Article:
Laura Paddock




The workshop was invigorating and inspiring. It helped me focus more on my art and infused it with a new chorus of informants. I set out to use the time at Gadani to get back to painting after spending a year printing colour photographs. I left VASL with a suitcase full of small works on paper encrusted with the atmosphere; rugged, bleached, and windswept; and with mementos from the congested markets; fruit coloured plastic bicycles, small tinted mirrors and borrowed blue sequins.

A huge satisfaction was recognized via the landscape itself; familiar to me through traditional miniature painting yet clouded by the interpretations of armchair art historians.The two weeks engaged my natural predilections towards beauty, grace, mystery, symbolism, drawing and collage. A fiction materialized by presence alone, a validation of direct experience, an underscoring of artistic license, and a victory for visual language.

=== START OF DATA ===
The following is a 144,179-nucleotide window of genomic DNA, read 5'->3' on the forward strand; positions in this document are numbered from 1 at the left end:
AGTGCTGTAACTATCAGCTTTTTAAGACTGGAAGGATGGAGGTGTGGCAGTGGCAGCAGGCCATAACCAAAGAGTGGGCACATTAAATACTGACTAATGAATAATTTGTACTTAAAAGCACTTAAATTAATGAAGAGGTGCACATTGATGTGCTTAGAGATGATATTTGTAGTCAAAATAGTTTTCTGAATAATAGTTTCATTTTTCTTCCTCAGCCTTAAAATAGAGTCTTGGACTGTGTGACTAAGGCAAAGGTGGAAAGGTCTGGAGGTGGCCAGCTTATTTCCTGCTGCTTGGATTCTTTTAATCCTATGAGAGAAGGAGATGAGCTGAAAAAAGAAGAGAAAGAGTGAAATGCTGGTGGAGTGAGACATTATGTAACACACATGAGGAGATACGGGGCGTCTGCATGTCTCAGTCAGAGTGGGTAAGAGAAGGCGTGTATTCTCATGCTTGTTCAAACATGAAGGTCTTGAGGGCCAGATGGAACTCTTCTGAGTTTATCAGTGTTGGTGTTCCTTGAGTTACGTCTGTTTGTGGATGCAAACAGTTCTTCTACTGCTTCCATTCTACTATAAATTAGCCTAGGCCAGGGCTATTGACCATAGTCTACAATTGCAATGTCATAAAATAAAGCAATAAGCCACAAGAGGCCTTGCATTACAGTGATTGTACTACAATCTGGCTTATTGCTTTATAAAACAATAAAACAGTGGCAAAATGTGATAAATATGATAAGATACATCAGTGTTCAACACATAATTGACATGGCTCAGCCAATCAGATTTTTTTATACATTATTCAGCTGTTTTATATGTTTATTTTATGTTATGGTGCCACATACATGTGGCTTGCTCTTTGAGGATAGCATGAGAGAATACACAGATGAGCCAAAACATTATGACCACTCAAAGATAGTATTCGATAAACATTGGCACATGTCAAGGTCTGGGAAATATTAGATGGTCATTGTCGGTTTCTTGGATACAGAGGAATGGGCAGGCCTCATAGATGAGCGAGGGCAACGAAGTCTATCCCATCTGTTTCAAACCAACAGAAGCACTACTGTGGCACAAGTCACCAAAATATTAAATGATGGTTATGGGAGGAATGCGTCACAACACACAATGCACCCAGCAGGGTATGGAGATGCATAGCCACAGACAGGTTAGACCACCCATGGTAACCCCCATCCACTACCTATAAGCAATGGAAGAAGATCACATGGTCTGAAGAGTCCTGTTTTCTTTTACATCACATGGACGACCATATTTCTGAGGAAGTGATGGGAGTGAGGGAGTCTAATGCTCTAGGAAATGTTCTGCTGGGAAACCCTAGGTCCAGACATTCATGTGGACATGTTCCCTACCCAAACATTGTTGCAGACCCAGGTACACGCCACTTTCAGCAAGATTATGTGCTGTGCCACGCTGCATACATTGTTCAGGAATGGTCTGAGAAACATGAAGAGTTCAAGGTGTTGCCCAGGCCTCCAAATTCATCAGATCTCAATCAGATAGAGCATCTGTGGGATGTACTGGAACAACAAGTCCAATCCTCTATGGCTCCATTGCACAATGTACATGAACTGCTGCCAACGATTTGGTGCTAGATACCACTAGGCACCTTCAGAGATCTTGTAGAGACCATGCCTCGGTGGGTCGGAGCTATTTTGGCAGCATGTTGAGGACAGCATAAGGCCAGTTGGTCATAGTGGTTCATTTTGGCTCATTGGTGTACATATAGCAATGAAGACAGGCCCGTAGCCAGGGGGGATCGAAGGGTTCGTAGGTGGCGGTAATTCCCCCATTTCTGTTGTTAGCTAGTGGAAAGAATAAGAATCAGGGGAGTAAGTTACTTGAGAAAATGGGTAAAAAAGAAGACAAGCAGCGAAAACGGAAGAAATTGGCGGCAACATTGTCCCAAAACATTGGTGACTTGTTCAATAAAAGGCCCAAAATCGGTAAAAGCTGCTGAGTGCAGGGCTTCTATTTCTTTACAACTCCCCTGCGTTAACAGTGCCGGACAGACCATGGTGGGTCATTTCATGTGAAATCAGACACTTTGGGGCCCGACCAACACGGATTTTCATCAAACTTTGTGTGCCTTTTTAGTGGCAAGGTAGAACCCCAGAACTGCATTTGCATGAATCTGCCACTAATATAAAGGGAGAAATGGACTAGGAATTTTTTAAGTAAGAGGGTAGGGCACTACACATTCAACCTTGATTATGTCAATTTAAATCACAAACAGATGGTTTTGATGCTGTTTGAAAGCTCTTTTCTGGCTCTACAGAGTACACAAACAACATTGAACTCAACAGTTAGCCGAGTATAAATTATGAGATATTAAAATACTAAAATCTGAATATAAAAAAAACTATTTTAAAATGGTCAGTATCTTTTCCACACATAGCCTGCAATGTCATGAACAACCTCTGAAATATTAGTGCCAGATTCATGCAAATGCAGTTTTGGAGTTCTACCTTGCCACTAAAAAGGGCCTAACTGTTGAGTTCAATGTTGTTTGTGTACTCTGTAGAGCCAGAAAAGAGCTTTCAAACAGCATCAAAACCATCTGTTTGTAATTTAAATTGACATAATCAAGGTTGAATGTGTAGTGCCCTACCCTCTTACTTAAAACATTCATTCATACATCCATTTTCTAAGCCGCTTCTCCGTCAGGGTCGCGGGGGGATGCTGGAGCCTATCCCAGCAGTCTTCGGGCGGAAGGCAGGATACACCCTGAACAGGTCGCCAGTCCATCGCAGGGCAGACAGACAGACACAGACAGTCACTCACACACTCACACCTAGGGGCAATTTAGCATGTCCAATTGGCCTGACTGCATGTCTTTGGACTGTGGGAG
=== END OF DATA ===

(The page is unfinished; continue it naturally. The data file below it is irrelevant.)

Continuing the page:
Our passion for our practice drove our interactions- Pushpa advising me without words how I should install my paintings, our collective engagement with Ruby over the placement of her gorgeous flock, Jerry catching me in cultural assumptions and amazing me with his talents of transformation, the infectious survivalism of Tang’s humour, Sumaira and Roohi’s inspirational collaboration, Lala and Niilofar’s dedication and vigilance like Lorelei in the rocks. Ellen’s 360-degree personal triumph in the ardor of art making, and the radiance I still feel of Amin’s sensibility in newfound sculptural elements in my own work.

I remain fed and saturated with beauty and generosity of my reception in Pakistan and its unique hybridizations and history.


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